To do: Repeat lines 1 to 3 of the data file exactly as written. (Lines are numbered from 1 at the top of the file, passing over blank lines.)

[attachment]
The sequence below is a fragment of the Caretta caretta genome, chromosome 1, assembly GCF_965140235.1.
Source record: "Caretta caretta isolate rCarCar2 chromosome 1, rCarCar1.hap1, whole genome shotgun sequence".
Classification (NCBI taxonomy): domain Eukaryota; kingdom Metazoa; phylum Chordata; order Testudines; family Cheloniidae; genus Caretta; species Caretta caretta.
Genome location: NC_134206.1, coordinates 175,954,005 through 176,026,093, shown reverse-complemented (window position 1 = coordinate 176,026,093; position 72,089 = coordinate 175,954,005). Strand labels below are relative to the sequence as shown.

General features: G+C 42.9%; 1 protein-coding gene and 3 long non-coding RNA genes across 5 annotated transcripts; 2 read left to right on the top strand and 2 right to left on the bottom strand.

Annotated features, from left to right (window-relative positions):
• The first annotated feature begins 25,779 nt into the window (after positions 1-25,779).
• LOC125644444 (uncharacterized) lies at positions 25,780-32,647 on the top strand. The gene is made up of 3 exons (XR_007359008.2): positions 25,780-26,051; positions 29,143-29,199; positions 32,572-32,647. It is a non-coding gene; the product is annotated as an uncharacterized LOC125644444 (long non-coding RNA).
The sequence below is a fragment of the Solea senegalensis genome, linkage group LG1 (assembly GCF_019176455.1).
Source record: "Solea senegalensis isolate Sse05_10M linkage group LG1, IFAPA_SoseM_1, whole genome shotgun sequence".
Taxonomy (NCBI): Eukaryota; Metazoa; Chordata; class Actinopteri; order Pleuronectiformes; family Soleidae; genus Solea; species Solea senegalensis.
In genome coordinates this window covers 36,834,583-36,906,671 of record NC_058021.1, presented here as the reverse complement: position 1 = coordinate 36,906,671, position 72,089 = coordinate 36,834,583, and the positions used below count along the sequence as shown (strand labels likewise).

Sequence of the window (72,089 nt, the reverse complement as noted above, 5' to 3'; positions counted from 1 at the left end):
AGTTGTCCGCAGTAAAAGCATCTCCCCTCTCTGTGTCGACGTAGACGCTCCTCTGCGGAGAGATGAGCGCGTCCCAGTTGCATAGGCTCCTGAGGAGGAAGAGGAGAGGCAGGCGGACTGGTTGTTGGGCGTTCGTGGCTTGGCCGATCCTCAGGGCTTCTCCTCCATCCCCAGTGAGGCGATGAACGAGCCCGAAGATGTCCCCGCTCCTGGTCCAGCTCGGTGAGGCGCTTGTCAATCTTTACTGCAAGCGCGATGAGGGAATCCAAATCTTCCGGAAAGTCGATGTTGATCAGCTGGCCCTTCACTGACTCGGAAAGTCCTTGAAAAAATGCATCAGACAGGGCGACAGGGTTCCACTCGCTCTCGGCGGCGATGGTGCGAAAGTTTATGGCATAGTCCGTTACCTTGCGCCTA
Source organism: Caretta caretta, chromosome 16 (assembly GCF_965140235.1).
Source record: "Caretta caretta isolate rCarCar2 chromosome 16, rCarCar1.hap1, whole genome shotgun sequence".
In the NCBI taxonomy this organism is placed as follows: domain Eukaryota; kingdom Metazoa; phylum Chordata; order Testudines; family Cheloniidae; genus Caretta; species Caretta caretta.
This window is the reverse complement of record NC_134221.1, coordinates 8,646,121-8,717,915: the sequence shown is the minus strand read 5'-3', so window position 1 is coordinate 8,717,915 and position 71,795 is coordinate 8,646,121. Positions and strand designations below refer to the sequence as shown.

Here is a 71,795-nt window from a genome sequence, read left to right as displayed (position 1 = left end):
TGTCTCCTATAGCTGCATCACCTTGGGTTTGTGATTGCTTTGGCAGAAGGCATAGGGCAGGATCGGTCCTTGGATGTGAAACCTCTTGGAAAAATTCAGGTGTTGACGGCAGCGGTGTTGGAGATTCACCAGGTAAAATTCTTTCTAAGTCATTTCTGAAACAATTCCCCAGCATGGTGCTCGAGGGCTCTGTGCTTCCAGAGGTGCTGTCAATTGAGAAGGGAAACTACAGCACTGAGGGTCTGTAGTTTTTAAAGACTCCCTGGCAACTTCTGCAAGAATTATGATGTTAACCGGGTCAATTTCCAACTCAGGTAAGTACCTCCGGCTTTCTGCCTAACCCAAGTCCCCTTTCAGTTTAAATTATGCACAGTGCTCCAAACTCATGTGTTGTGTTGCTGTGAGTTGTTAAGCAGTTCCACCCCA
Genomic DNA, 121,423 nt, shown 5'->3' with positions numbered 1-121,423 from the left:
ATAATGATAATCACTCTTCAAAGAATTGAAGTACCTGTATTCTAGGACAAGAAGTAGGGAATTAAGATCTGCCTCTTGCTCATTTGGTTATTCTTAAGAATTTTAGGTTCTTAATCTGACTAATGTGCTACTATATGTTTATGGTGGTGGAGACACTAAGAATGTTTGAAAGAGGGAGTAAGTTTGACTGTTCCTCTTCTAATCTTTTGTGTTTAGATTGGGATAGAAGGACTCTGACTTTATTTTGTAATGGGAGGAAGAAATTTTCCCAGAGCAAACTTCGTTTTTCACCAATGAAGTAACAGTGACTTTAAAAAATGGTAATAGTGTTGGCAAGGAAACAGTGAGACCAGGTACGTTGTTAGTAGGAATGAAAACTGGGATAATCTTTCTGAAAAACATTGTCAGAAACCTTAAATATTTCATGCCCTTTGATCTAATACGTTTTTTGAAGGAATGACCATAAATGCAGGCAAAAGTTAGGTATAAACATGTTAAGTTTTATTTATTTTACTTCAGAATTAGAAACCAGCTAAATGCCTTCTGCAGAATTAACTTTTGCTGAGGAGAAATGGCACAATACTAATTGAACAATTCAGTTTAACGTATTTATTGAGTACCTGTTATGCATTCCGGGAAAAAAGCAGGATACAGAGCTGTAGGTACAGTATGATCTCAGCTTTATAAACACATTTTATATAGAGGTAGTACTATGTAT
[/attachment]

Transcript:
The sequence below is a fragment of the Caretta caretta genome, chromosome 1, assembly GCF_965140235.1.
Source record: "Caretta caretta isolate rCarCar2 chromosome 1, rCarCar1.hap1, whole genome shotgun sequence".
Classification (NCBI taxonomy): domain Eukaryota; kingdom Metazoa; phylum Chordata; order Testudines; family Cheloniidae; genus Caretta; species Caretta caretta.